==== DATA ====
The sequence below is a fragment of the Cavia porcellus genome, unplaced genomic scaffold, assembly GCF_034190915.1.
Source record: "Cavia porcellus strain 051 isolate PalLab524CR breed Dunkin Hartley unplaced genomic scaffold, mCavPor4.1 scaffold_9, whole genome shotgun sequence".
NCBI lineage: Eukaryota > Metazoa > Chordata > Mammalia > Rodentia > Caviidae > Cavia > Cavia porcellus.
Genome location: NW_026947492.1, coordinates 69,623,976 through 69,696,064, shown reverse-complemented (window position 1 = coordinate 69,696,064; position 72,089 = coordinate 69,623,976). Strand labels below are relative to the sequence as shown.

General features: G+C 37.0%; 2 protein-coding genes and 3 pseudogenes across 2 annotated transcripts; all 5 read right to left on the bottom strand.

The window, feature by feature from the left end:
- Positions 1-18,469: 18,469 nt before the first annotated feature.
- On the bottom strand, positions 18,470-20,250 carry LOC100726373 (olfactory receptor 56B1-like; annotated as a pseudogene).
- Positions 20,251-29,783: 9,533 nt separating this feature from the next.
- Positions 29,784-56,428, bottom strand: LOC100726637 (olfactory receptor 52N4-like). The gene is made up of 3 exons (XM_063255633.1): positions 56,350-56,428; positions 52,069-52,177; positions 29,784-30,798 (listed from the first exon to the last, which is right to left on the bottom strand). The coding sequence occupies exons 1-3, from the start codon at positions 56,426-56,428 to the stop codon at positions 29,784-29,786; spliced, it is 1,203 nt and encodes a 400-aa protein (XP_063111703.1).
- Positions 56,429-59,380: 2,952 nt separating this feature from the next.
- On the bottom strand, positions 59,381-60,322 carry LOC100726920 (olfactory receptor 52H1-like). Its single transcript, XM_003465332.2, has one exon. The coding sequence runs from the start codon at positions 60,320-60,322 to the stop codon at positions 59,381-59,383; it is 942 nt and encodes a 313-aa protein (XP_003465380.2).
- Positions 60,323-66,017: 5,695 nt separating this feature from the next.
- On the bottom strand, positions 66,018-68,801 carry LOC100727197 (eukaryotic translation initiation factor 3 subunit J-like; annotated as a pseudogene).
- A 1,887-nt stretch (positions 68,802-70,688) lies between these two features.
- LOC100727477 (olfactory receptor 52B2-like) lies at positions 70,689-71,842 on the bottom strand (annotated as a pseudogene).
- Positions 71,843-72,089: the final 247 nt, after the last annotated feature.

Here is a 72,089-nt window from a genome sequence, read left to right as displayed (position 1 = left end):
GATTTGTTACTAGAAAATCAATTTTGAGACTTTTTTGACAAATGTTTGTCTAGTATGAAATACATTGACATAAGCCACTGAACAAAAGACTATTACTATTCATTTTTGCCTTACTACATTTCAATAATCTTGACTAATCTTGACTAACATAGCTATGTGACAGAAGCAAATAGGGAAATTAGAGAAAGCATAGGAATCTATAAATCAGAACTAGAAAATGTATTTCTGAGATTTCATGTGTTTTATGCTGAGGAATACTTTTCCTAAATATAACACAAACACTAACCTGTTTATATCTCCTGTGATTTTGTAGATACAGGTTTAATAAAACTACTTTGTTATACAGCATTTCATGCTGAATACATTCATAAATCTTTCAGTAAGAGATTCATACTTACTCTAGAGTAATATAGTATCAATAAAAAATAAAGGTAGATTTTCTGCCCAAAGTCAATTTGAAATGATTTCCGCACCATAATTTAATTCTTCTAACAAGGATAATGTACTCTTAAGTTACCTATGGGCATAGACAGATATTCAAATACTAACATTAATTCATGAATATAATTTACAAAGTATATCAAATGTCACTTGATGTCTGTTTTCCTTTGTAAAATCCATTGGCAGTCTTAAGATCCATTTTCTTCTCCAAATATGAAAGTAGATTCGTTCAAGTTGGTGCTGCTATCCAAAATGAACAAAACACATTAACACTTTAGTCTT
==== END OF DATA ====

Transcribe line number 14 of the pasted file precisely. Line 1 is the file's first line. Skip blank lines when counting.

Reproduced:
- On the bottom strand, positions 66,018-68,801 carry LOC100727197 (eukaryotic translation initiation factor 3 subunit J-like; annotated as a pseudogene).